Background on Debt Recovery Tribunals (DRTs)
In India, bad loans and non-performing assets (NPAs) are a constant source of concern for banks. Prior to 1993, this was a major issue because such claims were filed in civil courts, where the proceedings could take years.
The Recovery of Debts Due to Banks and Financial Institutions (RDDBFI) Act was passed in 1993, resulting in the establishment of Debt Recovery Tribunals (DRT) to help banks and other financial institutions recover debts, which is also a matter of concern for debt recovery agency in India.
DRTs are also accessible under the Securitization and Reconstruction of Financial Assets and Enforcement of Security Interest (SARFAESI) Act, which was passed in 2002.
The Recovery of Debts Due to Banks and Financial Institutions (RDDBFI) Act ensures that lenders and borrowers receive prompt redress by allowing them to file Original Applications (OAs) with Debt Recovery Tribunals (DRTs) and appeals to Debt Recovery Appellate Tribunals (DRATs).
Debt Recovery Tribunals’ Jurisdiction
DRTs can consider applications from banks and financial organisations seeking to recover debts owed to them.
The banks may file an application with the Tribunal in the jurisdiction in which the defendant resides or conducts business.
Apart from the Supreme Court and the High Court, the Act prohibits all other Courts from adjudicating debt recovery cases.
Debt Recovery Tribunals’ Proceedings
- Banks must submit an application and pay the relevant fees to the DRT that has authority over the region in which they operate.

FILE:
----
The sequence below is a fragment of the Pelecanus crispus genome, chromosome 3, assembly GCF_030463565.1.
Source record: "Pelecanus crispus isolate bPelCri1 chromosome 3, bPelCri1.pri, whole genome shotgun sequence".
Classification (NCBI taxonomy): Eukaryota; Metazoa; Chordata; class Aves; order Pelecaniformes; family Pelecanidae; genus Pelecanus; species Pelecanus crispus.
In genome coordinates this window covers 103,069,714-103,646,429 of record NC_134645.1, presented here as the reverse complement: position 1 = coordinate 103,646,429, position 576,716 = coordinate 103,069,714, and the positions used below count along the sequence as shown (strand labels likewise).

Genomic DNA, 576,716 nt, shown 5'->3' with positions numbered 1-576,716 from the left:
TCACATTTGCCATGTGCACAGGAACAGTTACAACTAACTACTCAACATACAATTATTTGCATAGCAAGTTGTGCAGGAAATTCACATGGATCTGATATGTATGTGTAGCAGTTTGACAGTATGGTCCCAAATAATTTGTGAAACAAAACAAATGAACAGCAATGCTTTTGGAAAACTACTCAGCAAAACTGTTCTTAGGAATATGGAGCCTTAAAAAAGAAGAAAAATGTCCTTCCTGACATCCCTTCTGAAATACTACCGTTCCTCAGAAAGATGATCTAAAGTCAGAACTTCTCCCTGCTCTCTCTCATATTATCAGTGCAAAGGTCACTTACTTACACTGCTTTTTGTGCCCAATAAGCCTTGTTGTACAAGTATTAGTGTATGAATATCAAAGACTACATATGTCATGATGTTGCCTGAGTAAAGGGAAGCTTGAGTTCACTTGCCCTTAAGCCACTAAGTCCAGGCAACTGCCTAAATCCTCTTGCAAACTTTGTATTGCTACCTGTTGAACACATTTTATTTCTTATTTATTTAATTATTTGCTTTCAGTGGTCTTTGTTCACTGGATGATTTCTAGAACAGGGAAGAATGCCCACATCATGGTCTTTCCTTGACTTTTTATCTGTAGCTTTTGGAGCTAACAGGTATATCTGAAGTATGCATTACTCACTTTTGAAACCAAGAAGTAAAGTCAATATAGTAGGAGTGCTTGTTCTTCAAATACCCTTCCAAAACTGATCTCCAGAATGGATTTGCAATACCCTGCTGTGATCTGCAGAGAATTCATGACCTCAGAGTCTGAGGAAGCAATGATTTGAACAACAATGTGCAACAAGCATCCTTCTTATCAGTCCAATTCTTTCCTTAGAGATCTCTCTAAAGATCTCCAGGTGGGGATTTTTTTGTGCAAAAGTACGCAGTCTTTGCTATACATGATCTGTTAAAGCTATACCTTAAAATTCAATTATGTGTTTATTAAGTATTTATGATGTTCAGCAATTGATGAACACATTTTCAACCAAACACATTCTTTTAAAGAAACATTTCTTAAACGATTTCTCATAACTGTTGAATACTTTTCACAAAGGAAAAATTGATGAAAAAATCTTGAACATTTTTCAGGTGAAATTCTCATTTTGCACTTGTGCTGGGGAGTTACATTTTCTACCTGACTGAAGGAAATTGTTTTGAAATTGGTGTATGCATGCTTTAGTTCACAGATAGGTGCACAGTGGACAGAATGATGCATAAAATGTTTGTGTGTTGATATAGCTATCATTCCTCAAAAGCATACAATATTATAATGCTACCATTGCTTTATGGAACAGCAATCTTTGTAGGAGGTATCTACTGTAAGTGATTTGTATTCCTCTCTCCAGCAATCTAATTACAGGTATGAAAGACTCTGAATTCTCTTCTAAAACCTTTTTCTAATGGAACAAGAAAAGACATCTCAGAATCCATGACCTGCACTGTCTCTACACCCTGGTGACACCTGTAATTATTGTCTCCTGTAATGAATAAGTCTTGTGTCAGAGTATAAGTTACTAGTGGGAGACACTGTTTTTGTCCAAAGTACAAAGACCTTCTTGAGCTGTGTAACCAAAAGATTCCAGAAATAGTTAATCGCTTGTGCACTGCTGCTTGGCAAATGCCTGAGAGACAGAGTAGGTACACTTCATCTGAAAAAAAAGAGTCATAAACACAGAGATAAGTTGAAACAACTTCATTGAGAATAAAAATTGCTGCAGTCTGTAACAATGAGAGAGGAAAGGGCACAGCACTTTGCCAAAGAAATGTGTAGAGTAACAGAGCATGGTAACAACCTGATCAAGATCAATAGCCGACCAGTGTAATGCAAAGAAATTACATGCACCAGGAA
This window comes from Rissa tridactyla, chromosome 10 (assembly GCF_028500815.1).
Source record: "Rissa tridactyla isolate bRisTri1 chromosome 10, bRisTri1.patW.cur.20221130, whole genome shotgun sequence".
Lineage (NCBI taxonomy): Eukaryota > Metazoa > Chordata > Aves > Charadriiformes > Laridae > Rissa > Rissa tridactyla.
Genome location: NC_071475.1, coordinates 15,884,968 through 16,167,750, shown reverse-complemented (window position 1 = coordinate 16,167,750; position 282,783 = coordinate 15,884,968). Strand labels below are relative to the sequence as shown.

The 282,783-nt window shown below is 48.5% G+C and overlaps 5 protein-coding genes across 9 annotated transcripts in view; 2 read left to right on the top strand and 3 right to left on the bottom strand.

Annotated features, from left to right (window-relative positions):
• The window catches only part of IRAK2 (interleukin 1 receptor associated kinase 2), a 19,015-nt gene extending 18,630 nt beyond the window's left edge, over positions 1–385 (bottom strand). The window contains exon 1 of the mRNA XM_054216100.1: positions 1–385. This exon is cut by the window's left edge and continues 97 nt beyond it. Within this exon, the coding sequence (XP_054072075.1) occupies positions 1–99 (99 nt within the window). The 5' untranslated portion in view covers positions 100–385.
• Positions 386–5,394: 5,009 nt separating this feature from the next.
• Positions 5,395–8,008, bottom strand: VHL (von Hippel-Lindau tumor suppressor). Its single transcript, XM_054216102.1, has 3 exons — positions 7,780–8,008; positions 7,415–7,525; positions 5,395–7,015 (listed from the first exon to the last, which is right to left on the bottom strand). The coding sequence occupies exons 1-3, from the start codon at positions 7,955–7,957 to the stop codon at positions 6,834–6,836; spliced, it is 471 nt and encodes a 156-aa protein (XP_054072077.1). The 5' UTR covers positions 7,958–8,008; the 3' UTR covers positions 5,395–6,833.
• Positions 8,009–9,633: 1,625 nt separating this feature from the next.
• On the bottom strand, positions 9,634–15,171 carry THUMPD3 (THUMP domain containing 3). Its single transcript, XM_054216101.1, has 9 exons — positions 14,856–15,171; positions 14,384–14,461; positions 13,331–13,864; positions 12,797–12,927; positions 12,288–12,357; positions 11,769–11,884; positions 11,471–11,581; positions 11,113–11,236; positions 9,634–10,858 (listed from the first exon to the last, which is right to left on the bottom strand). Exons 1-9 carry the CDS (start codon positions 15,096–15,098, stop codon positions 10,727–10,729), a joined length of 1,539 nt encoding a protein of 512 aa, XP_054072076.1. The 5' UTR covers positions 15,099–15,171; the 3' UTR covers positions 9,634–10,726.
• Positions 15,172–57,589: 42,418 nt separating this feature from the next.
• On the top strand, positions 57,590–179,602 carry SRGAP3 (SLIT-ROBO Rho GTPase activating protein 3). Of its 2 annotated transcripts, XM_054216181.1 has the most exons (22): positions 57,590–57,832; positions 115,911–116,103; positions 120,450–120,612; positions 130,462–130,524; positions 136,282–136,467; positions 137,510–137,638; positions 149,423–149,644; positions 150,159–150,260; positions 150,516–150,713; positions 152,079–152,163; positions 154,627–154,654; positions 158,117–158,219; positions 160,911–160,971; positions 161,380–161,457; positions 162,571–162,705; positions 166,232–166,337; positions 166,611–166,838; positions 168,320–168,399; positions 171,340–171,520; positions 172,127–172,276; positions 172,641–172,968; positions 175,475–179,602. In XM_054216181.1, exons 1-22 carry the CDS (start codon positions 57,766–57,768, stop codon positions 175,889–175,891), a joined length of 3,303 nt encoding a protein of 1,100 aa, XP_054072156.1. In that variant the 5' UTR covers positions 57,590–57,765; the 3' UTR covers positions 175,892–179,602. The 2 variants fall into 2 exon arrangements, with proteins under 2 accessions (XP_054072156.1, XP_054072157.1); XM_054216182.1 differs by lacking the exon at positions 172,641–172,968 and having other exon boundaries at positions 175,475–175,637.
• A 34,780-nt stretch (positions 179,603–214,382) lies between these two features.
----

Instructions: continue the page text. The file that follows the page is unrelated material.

- Before the first hearing, the defendant must file a written statement of defence and establish a counter-claim during the hearing.
- After giving the petitioner and respondent an opportunity to be heard, the Tribunal may issue an interim or final order.
- The interim injunction against the defendant can prevent him from selling or transferring his property without the Tribunal’s permission.
After hearing all parties and their arguments, the DRT would render a final ruling within 30 days after the hearing. Within 15 days of the ruling, DRT will issue a Recovery Certificate and forward it to the Recovery Officer.
The Tribunal has the right to order the conditional attachment of all or part of the applicant’s property, as well as appoint a receiver and provide him full authority to defend the suit in court and administer the property.
The Tribunal may order the sale proceeds of a company registered under the Companies Act, 1956 to be dispersed among its secured creditors if a certificate of recovery is issued against it.
Finally, the Presiding Officer signs and transmits the Recovery Certificate to the Recovery Officer (R.O.) for execution. After receiving the Recovery Certificate, the recovery officer can issue a notice to Certificate Debtors, giving them 15 days to pay the amount specified in the Recovery Certificate.
If the defendant fails to pay the amount owed, the Recovery Officer will pursue the money using one or more of the following methods:
- Attachment and sale of the defendant’s personal and real estate.
- Arrest and detention of the defaulter.
- A Receiver has been appointed.
- The Recovery Officer closes the DRT application once the bank dues have been entirely recovered.
As the availability of more than one available forum is checked by law implementation, the current law concerning the code still faces confusion. The rate at which DRTs dispose of cases is concerning, as they are unable to lower the number of pending cases. The existence of numerous company-related legislation’s relating to debt recovery mandates and requests interpretation. Cases that are delayed owing to overlapping proceedings are concerning. The interaction of the Code’s provisions, the SARFAESI Act, and the Debt Recovery Tribunals Act is yet unclear. Simultaneous proceedings for the recovery of the same debt before the civil court, the DRT, and the NCLT contribute to an inefficient insolvency process.